The GML 8200 comes industry standard with 5 band eq with overlapping bands and 15 db boost or cut. This thing is great, but the cost steers a lot of use away, most of us cant afford an item like this. That is why I go to the university to use it. I would never have this in my home studio anyways, its just too powerful for a small set up there would be no purpose in having it at home. So even if you can afford it, keep this in the big studio.
It has one of the best, most useful hardware EQs for a studio professional. George Massenburg invented parametric equalization, so is it any surprise that his own version of it is so highly regarded? The 8200 has a smooth, transparent sound that is great not just for fixing things in the mix, but also for sculpting your sound! And creating your own sound is very important in todays music, because there are so many copy cats, you will need to step out on the limb and be creative and come up with your own flavor.
I would recommend this EQ as it's the REAL DEAL! Honestly, if you can buy from the inventor of the parametric EQ industry, why wouldn't you? There is no compitition with the GML 8200 this is pretty much the highest quality you will get out of any product in this genre/ field. If you get a chance to get your hands on one of these than I congratulate you. Keep in mind they are around 5 grand brand new, and used around 3 grand. Even though it has been out for some time now, the price stays pretty high, I havent used any other model of the GML series so I really cant compare it. But I know 1 thing, the GML 8200 rocks1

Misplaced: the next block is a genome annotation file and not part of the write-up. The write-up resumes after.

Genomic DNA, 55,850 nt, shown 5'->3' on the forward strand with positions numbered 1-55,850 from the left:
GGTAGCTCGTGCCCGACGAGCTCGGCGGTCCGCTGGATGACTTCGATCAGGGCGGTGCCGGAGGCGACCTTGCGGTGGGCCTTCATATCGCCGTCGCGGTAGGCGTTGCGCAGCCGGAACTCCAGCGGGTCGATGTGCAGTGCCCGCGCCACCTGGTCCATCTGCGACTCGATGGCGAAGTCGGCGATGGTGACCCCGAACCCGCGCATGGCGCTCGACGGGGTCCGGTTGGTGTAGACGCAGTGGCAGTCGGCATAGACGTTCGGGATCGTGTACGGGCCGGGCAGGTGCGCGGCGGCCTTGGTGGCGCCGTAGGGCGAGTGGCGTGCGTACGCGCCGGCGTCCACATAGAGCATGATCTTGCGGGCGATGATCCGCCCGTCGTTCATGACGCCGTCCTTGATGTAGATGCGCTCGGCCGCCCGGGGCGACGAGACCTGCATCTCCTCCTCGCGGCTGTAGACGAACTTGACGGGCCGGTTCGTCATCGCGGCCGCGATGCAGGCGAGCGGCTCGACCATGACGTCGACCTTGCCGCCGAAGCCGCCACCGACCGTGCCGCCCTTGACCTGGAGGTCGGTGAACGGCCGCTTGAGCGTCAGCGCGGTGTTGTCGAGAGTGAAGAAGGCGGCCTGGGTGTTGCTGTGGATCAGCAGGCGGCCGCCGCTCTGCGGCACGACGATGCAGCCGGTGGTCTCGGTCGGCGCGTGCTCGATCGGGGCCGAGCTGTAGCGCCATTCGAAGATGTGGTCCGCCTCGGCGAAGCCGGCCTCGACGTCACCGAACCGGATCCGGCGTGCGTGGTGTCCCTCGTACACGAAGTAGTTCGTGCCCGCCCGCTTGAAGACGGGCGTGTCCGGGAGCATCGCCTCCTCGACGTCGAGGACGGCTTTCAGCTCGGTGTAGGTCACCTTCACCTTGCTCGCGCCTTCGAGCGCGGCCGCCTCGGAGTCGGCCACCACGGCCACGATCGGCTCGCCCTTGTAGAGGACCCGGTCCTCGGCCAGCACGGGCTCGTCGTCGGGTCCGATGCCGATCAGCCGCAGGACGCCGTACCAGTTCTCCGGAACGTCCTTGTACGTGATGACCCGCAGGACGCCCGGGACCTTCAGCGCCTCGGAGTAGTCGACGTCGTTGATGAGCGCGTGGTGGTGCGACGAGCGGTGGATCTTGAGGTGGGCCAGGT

The GML 8200 is a stereo parametric equalizer, with a ton of versatility. It is an analog piece of gear that XLR connections for input and output for each of the channels, and requires a five pin power supply. Each channel has five bands of EQ, and overall the unit is rack mountable, taking up two rack spaces.
If you know how to use a parametric equalizer, you already know how to use the GML 8200! It is really that simple. Each of the five bands has parameters for frequency and gain. The frequency knobs each have a certain amount of fixed frequencies to choose from. There are two low bands that are identical, as well as two high bands that also have the same frequencies to choose from. A manual isn't necessary to use the 8200, and if you think you need one I would recommend just learning about parametric equalizers in general rather than trying to tackle the 8200.
The GML 8200 is definitely one of the cleanest sounding equalizers that I've used to date. While I wouldn't say that it has as much character as some of the other, warmer sounding EQs that I've used, it cannot be matched when it comes to clarity and transparency. The GML 8200 is absolutely the perfect equalizer to use for all sorts of applications, and especially for notching and carving in very specific places.
The GML 8200 was definitely designed with professionals in mind, and for those looking for top notch sound regardless of price. They don't try to mess with the formula too much if at all here in terms of make up, which is something that I like very much since it makes it easy to use and to operate. Of course the price for the 8200 is insane, which makes it inaccessible to everyone except those with a ton of cash to spend on an EQ. While I can't say that it is worth the price, I will end by saying I'd be hard pressed to find a better sounding EQ at this price...